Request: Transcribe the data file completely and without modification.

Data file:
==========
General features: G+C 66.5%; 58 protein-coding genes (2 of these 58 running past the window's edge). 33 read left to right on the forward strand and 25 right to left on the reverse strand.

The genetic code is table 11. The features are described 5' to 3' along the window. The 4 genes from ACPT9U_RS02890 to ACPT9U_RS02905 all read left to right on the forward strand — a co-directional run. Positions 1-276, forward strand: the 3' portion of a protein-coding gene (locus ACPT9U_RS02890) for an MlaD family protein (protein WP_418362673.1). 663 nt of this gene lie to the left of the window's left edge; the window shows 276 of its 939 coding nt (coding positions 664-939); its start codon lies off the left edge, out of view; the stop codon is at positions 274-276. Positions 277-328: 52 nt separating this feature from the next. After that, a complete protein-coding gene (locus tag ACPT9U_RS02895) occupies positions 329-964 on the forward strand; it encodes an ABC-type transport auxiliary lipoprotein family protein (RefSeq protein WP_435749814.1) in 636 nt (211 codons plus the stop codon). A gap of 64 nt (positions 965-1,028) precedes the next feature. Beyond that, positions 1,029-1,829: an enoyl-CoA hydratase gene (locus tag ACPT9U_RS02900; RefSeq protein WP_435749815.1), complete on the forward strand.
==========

General features: G+C 66.5%; 58 protein-coding genes (2 of these 58 running past the window's edge). 33 read left to right on the forward strand and 25 right to left on the reverse strand.

The genetic code is table 11. The features are described 5' to 3' along the window. The 4 genes from ACPT9U_RS02890 to ACPT9U_RS02905 all read left to right on the forward strand — a co-directional run. Positions 1-276, forward strand: the 3' portion of a protein-coding gene (locus ACPT9U_RS02890) for an MlaD family protein (protein WP_418362673.1). 663 nt of this gene lie to the left of the window's left edge; the window shows 276 of its 939 coding nt (coding positions 664-939); its start codon lies off the left edge, out of view; the stop codon is at positions 274-276. Positions 277-328: 52 nt separating this feature from the next. After that, a complete protein-coding gene (locus tag ACPT9U_RS02895) occupies positions 329-964 on the forward strand; it encodes an ABC-type transport auxiliary lipoprotein family protein (RefSeq protein WP_435749814.1) in 636 nt (211 codons plus the stop codon). A gap of 64 nt (positions 965-1,028) precedes the next feature. Beyond that, positions 1,029-1,829: an enoyl-CoA hydratase gene (locus tag ACPT9U_RS02900; RefSeq protein WP_435749815.1), complete on the forward strand.